MIKE GOSS: To strategize, I believe, starts out with some assumptions about where you think the future will be, and so those assumptions belong as positive assumptions. We’re going to get over this. Plan for it. Don’t wait until we’ve gotten over it and then start thinking, oh, I guess we survived after all, I guess maybe I should make a plan. Don’t do that. I know a small business owner, local, who their strategy right now is, when things turn up, they’re going to unlock their front door. That’s their strategy. They’re in trouble already.
If you start off with the assumption that we are going to get better, it just won’t be fun at some steps in the road, but they are going to get better. So let’s plan on it, let’s make a plan, set some goals, and get on it, and stop looking back. If you look back, you’re lost, if you look forward, the view is much better, and your potential to be better than ever before just went through the ceiling.
WENDY GROUNDS: Yeah. It’s all about attitude, isn’t it.
MIKE GOSS: It really is. If you’re a glass half full and rising person, these are exciting times.
BILL YATES: You know, so we had fun reading off some of the different roles that you’ve filled in your professional life, just as a part of the introduction. You’ve done a little bit of everything. I like to say the same thing about Louis on our staff. You’ve lived, like, four lives already, you know, just given all the stuff that you’ve done, obviously you are a positive person, you carry that attitude with you. When you’re thinking about giving others advice for resilience, for facing threats like this and those in the future, what advice do you have for those listeners?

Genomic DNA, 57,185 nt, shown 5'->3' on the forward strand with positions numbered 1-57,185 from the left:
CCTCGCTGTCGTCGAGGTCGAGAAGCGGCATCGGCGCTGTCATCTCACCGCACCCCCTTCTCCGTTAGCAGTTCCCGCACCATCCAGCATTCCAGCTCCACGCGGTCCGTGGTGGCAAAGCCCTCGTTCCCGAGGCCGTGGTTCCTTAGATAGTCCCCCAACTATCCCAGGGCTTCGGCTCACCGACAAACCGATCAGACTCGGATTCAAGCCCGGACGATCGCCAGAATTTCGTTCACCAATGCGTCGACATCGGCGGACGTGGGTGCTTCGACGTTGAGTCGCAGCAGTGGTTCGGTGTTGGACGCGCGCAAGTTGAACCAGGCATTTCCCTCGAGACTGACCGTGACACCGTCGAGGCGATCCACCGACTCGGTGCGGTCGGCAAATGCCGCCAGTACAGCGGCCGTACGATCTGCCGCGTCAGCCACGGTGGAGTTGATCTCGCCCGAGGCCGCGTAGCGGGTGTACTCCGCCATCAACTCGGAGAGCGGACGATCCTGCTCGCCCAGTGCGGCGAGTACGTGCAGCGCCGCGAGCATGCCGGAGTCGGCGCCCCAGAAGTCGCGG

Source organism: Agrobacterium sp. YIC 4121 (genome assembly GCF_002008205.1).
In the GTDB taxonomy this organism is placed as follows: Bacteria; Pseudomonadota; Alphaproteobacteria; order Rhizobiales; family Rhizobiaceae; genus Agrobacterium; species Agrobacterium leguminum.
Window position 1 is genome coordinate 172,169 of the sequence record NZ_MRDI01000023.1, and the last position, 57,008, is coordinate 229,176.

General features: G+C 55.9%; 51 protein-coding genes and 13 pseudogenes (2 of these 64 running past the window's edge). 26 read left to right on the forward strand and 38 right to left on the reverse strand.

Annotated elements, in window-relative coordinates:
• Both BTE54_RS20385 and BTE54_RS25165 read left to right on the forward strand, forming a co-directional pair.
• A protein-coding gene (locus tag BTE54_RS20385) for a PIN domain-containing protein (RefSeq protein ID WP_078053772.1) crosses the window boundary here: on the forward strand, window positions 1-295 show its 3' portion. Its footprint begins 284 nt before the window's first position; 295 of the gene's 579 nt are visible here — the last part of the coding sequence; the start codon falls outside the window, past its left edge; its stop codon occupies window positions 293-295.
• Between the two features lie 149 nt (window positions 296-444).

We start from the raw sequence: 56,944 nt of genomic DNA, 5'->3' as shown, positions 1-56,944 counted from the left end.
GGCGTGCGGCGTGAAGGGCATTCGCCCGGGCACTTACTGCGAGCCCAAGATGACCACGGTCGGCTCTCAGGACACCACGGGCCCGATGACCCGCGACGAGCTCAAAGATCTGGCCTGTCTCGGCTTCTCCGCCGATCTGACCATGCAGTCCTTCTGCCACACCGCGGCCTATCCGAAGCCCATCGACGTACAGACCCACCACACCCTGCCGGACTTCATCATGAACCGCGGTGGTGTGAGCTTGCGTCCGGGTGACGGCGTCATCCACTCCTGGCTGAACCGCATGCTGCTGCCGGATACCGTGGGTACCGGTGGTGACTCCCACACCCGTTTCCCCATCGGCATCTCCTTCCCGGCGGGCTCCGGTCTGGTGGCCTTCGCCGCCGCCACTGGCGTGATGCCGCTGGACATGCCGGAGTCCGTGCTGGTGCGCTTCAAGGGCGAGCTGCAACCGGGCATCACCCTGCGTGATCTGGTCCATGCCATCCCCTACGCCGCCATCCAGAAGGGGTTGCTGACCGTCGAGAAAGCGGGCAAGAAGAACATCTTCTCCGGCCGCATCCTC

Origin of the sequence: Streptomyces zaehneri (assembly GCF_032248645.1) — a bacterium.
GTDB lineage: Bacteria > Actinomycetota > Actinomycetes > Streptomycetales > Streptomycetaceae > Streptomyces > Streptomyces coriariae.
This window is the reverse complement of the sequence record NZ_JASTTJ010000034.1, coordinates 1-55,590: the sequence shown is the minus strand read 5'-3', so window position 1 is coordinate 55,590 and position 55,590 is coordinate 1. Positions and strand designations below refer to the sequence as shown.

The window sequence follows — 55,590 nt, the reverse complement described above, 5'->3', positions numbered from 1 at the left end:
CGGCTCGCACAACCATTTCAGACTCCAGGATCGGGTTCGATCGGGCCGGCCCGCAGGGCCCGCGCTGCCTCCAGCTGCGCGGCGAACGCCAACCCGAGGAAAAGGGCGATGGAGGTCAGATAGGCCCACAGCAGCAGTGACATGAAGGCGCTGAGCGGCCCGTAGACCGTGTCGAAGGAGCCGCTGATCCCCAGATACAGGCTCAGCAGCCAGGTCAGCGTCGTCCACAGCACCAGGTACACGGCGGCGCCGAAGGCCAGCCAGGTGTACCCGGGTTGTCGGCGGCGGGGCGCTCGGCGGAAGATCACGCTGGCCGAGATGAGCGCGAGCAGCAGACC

MIKE GOSS: I incorporate a couple of thoughts, so it almost starts into a coaching session, and in a coaching session, the primary question is what outcome do you desire? And so if you can answer that question, the rest of the coaching session goes well. If you can’t answer it, then I probably can’t coach them. And so what outcome do you desire? Well, I want my business to survive. So, do you want it to be like before, or do you think you could get better? Well, I really, you know, I could do much better if I’d stop stumbling.
And my next question is, so the outcome you desire is to be even better off than you were before. Is that true? And they say yes, and then I ask a couple of other open-ended questions to get them to say that sentence themselves. So if I’m saying it, it’s external. Once they say it, and it starts to come from their heart, now we can make some progress.
If I find someone who says, “I’ve decided it’s all going down the drain, and it’s never going to come back,” what can I offer them other than to make a plan for liquidation? It’s crazy, we only get so many days on this Earth. I’ve asked God when that will happen, and he’s not telling. So in the morning we have coffee, and I start off by apologizing for yesterday. And then I show him my plans for today, and I say, “If any of those jive with yours, could you, like, give me a nudge in the right direction?” And it makes my whole day go better. It’s amazing. So if you are doing everything you can to achieve and to help others achieve, you’re on the right track. Zig Ziglar said you’ll be successful to the degree that you help other people be successful. He was right.
BILL YATES: Yeah. Mike, what you’re saying about looking at this from a mentoring or coaching standpoint, this rings so true with some of the statements you said right at the beginning of our conversation, which is this is a unique opportunity. No matter how painful it may be, it’s a unique opportunity to take a fresh look at either your business or your project and the approach that you take, and say, okay, what are we doing really well? What are we not doing as well? What products or services do we have that I wish we didn’t have anymore? And it gives you a chance to take a fresh look at that and say, okay, when we do come back, what do we want to look like? How do we want to do our business? And so I think that’s the part that gets you pumped up.